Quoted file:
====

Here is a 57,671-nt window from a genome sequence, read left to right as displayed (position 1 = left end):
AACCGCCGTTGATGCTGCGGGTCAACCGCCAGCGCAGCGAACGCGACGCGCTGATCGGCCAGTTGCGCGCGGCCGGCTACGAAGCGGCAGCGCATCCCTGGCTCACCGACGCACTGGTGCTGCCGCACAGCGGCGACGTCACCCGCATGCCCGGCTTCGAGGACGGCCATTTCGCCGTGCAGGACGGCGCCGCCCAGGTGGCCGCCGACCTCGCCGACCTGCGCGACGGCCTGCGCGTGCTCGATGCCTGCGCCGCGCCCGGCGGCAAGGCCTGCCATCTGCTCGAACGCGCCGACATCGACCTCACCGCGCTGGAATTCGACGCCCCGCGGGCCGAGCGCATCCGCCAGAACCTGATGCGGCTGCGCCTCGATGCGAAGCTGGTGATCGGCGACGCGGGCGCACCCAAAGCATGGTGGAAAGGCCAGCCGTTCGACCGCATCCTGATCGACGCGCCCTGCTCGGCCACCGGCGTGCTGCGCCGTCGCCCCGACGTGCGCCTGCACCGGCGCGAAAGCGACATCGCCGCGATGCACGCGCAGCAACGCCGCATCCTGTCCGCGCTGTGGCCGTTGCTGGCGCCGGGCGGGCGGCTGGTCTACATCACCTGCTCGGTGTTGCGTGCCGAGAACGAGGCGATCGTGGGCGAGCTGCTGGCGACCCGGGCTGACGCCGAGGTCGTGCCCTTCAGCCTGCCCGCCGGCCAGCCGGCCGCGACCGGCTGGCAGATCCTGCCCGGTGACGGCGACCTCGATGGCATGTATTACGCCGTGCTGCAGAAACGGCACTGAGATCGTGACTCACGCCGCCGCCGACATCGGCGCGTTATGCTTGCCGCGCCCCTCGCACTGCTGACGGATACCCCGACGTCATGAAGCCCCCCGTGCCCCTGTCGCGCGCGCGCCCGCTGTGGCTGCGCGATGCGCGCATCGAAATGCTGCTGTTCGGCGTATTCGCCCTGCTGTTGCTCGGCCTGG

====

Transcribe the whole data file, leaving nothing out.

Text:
Here is a 57,671-nt window from a genome sequence, read left to right as displayed (position 1 = left end):
AACCGCCGTTGATGCTGCGGGTCAACCGCCAGCGCAGCGAACGCGACGCGCTGATCGGCCAGTTGCGCGCGGCCGGCTACGAAGCGGCAGCGCATCCCTGGCTCACCGACGCACTGGTGCTGCCGCACAGCGGCGACGTCACCCGCATGCCCGGCTTCGAGGACGGCCATTTCGCCGTGCAGGACGGCGCCGCCCAGGTGGCCGCCGACCTCGCCGACCTGCGCGACGGCCTGCGCGTGCTCGATGCCTGCGCCGCGCCCGGCGGCAAGGCCTGCCATCTGCTCGAACGCGCCGACATCGACCTCACCGCGCTGGAATTCGACGCCCCGCGGGCCGAGCGCATCCGCCAGAACCTGATGCGGCTGCGCCTCGATGCGAAGCTGGTGATCGGCGACGCGGGCGCACCCAAAGCATGGTGGAAAGGCCAGCCGTTCGACCGCATCCTGATCGACGCGCCCTGCTCGGCCACCGGCGTGCTGCGCCGTCGCCCCGACGTGCGCCTGCACCGGCGCGAAAGCGACATCGCCGCGATGCACGCGCAGCAACGCCGCATCCTGTCCGCGCTGTGGCCGTTGCTGGCGCCGGGCGGGCGGCTGGTCTACATCACCTGCTCGGTGTTGCGTGCCGAGAACGAGGCGATCGTGGGCGAGCTGCTGGCGACCCGGGCTGACGCCGAGGTCGTGCCCTTCAGCCTGCCCGCCGGCCAGCCGGCCGCGACCGGCTGGCAGATCCTGCCCGGTGACGGCGACCTCGATGGCATGTATTACGCCGTGCTGCAGAAACGGCACTGAGATCGTGACTCACGCCGCCGCCGACATCGGCGCGTTATGCTTGCCGCGCCCCTCGCACTGCTGACGGATACCCCGACGTCATGAAGCCCCCCGTGCCCCTGTCGCGCGCGCGCCCGCTGTGGCTGCGCGATGCGCGCATCGAAATGCTGCTGTTCGGCGTATTCGCCCTGCTGTTGCTCGGCCTGG